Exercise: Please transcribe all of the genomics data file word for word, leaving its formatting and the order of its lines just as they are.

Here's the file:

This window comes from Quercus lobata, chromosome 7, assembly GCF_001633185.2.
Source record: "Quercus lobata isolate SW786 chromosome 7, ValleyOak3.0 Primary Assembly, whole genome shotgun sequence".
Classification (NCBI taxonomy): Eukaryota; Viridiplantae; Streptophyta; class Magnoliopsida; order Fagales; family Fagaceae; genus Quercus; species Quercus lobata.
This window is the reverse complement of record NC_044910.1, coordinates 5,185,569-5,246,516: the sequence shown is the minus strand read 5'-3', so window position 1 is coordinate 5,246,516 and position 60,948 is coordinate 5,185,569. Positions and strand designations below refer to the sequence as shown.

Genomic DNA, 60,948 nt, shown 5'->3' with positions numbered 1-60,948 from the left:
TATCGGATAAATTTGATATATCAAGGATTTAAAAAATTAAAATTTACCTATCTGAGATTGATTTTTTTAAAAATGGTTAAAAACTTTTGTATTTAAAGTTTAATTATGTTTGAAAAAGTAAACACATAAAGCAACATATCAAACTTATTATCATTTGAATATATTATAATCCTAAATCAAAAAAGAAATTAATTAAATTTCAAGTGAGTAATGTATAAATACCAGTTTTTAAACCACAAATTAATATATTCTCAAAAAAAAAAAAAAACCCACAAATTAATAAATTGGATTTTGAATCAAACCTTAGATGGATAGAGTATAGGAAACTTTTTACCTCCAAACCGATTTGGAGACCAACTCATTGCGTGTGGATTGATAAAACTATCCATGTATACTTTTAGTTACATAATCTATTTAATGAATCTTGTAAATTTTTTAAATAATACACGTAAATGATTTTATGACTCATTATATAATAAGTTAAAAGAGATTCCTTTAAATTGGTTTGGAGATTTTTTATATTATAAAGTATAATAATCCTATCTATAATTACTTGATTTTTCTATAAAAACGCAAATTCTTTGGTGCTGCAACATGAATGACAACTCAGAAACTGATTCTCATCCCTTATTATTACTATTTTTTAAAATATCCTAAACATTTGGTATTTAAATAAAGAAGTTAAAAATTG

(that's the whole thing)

This window comes from Quercus lobata, chromosome 7, assembly GCF_001633185.2.
Source record: "Quercus lobata isolate SW786 chromosome 7, ValleyOak3.0 Primary Assembly, whole genome shotgun sequence".
Classification (NCBI taxonomy): Eukaryota; Viridiplantae; Streptophyta; class Magnoliopsida; order Fagales; family Fagaceae; genus Quercus; species Quercus lobata.
This window is the reverse complement of record NC_044910.1, coordinates 5,185,569-5,246,516: the sequence shown is the minus strand read 5'-3', so window position 1 is coordinate 5,246,516 and position 60,948 is coordinate 5,185,569. Positions and strand designations below refer to the sequence as shown.

Genomic DNA, 60,948 nt, shown 5'->3' with positions numbered 1-60,948 from the left:
TATCGGATAAATTTGATATATCAAGGATTTAAAAAATTAAAATTTACCTATCTGAGATTGATTTTTTTAAAAATGGTTAAAAACTTTTGTATTTAAAGTTTAATTATGTTTGAAAAAGTAAACACATAAAGCAACATATCAAACTTATTATCATTTGAATATATTATAATCCTAAATCAAAAAAGAAATTAATTAAATTTCAAGTGAGTAATGTATAAATACCAGTTTTTAAACCACAAATTAATATATTCTCAAAAAAAAAAAAAAACCCACAAATTAATAAATTGGATTTTGAATCAAACCTTAGATGGATAGAGTATAGGAAACTTTTTACCTCCAAACCGATTTGGAGACCAACTCATTGCGTGTGGATTGATAAAACTATCCATGTATACTTTTAGTTACATAATCTATTTAATGAATCTTGTAAATTTTTTAAATAATACACGTAAATGATTTTATGACTCATTATATAATAAGTTAAAAGAGATTCCTTTAAATTGGTTTGGAGATTTTTTATATTATAAAGTATAATAATCCTATCTATAATTACTTGATTTTTCTATAAAAACGCAAATTCTTTGGTGCTGCAACATGAATGACAACTCAGAAACTGATTCTCATCCCTTATTATTACTATTTTTTAAAATATCCTAAACATTTGGTATTTAAATAAAGAAGTTAAAAATTG